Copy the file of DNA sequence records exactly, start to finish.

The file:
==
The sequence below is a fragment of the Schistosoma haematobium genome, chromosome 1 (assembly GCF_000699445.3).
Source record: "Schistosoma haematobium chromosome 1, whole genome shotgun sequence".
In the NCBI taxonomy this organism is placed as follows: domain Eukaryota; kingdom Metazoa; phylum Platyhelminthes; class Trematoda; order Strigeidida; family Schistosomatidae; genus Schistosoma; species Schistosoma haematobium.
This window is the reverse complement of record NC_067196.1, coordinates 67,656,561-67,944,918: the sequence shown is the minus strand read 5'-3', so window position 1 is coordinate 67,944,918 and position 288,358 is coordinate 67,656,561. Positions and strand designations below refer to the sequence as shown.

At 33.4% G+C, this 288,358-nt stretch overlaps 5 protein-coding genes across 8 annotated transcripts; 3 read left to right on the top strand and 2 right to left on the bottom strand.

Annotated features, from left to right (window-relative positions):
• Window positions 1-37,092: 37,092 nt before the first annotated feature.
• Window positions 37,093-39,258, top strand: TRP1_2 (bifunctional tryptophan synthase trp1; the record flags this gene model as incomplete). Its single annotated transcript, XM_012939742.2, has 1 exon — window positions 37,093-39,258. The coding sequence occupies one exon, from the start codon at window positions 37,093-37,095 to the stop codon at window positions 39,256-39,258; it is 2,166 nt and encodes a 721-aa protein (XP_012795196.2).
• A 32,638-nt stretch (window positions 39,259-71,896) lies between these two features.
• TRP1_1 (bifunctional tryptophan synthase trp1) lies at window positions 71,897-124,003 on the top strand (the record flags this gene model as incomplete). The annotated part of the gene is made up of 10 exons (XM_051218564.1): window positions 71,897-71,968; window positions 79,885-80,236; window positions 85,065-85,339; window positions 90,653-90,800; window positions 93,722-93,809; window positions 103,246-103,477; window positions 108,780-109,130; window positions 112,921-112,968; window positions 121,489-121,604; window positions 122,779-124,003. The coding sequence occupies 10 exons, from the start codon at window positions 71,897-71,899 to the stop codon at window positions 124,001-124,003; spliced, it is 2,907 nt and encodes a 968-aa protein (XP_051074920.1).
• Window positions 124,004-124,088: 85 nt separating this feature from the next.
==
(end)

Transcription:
The sequence below is a fragment of the Schistosoma haematobium genome, chromosome 1 (assembly GCF_000699445.3).
Source record: "Schistosoma haematobium chromosome 1, whole genome shotgun sequence".
In the NCBI taxonomy this organism is placed as follows: domain Eukaryota; kingdom Metazoa; phylum Platyhelminthes; class Trematoda; order Strigeidida; family Schistosomatidae; genus Schistosoma; species Schistosoma haematobium.
This window is the reverse complement of record NC_067196.1, coordinates 67,656,561-67,944,918: the sequence shown is the minus strand read 5'-3', so window position 1 is coordinate 67,944,918 and position 288,358 is coordinate 67,656,561. Positions and strand designations below refer to the sequence as shown.

At 33.4% G+C, this 288,358-nt stretch overlaps 5 protein-coding genes across 8 annotated transcripts; 3 read left to right on the top strand and 2 right to left on the bottom strand.

Annotated features, from left to right (window-relative positions):
• Window positions 1-37,092: 37,092 nt before the first annotated feature.
• Window positions 37,093-39,258, top strand: TRP1_2 (bifunctional tryptophan synthase trp1; the record flags this gene model as incomplete). Its single annotated transcript, XM_012939742.2, has 1 exon — window positions 37,093-39,258. The coding sequence occupies one exon, from the start codon at window positions 37,093-37,095 to the stop codon at window positions 39,256-39,258; it is 2,166 nt and encodes a 721-aa protein (XP_012795196.2).
• A 32,638-nt stretch (window positions 39,259-71,896) lies between these two features.
• TRP1_1 (bifunctional tryptophan synthase trp1) lies at window positions 71,897-124,003 on the top strand (the record flags this gene model as incomplete). The annotated part of the gene is made up of 10 exons (XM_051218564.1): window positions 71,897-71,968; window positions 79,885-80,236; window positions 85,065-85,339; window positions 90,653-90,800; window positions 93,722-93,809; window positions 103,246-103,477; window positions 108,780-109,130; window positions 112,921-112,968; window positions 121,489-121,604; window positions 122,779-124,003. The coding sequence occupies 10 exons, from the start codon at window positions 71,897-71,899 to the stop codon at window positions 124,001-124,003; spliced, it is 2,907 nt and encodes a 968-aa protein (XP_051074920.1).
• Window positions 124,004-124,088: 85 nt separating this feature from the next.